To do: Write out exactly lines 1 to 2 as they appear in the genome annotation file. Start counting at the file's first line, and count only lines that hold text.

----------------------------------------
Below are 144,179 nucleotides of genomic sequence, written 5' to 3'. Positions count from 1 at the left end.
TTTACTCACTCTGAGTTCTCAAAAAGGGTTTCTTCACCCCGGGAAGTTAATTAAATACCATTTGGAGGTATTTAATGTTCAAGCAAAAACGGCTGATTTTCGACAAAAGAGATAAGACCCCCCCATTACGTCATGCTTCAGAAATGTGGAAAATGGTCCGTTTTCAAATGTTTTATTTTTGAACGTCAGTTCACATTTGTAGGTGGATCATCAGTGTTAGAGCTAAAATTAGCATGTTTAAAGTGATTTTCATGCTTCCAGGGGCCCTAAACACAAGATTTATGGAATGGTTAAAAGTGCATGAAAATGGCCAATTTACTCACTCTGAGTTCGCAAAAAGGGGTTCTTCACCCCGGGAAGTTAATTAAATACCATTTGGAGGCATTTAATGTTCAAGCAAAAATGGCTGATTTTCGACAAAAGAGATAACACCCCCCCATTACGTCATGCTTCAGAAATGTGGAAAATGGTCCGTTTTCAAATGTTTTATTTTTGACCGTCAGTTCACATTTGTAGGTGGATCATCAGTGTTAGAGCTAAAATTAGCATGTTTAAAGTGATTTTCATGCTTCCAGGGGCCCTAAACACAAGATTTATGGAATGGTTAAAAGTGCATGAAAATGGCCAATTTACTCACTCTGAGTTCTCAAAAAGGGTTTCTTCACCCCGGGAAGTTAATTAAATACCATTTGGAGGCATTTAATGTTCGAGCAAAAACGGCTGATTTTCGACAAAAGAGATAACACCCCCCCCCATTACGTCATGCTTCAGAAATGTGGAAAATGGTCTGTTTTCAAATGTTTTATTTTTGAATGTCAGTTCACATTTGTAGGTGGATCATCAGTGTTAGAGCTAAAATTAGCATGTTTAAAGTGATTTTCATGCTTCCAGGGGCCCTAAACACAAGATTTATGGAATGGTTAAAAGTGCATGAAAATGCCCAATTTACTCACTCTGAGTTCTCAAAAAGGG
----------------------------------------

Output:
Below are 144,179 nucleotides of genomic sequence, written 5' to 3'. Positions count from 1 at the left end.
TTTACTCACTCTGAGTTCTCAAAAAGGGTTTCTTCACCCCGGGAAGTTAATTAAATACCATTTGGAGGTATTTAATGTTCAAGCAAAAACGGCTGATTTTCGACAAAAGAGATAAGACCCCCCCATTACGTCATGCTTCAGAAATGTGGAAAATGGTCCGTTTTCAAATGTTTTATTTTTGAACGTCAGTTCACATTTGTAGGTGGATCATCAGTGTTAGAGCTAAAATTAGCATGTTTAAAGTGATTTTCATGCTTCCAGGGGCCCTAAACACAAGATTTATGGAATGGTTAAAAGTGCATGAAAATGGCCAATTTACTCACTCTGAGTTCGCAAAAAGGGGTTCTTCACCCCGGGAAGTTAATTAAATACCATTTGGAGGCATTTAATGTTCAAGCAAAAATGGCTGATTTTCGACAAAAGAGATAACACCCCCCCATTACGTCATGCTTCAGAAATGTGGAAAATGGTCCGTTTTCAAATGTTTTATTTTTGACCGTCAGTTCACATTTGTAGGTGGATCATCAGTGTTAGAGCTAAAATTAGCATGTTTAAAGTGATTTTCATGCTTCCAGGGGCCCTAAACACAAGATTTATGGAATGGTTAAAAGTGCATGAAAATGGCCAATTTACTCACTCTGAGTTCTCAAAAAGGGTTTCTTCACCCCGGGAAGTTAATTAAATACCATTTGGAGGCATTTAATGTTCGAGCAAAAACGGCTGATTTTCGACAAAAGAGATAACACCCCCCCCCATTACGTCATGCTTCAGAAATGTGGAAAATGGTCTGTTTTCAAATGTTTTATTTTTGAATGTCAGTTCACATTTGTAGGTGGATCATCAGTGTTAGAGCTAAAATTAGCATGTTTAAAGTGATTTTCATGCTTCCAGGGGCCCTAAACACAAGATTTATGGAATGGTTAAAAGTGCATGAAAATGCCCAATTTACTCACTCTGAGTTCTCAAAAAGGG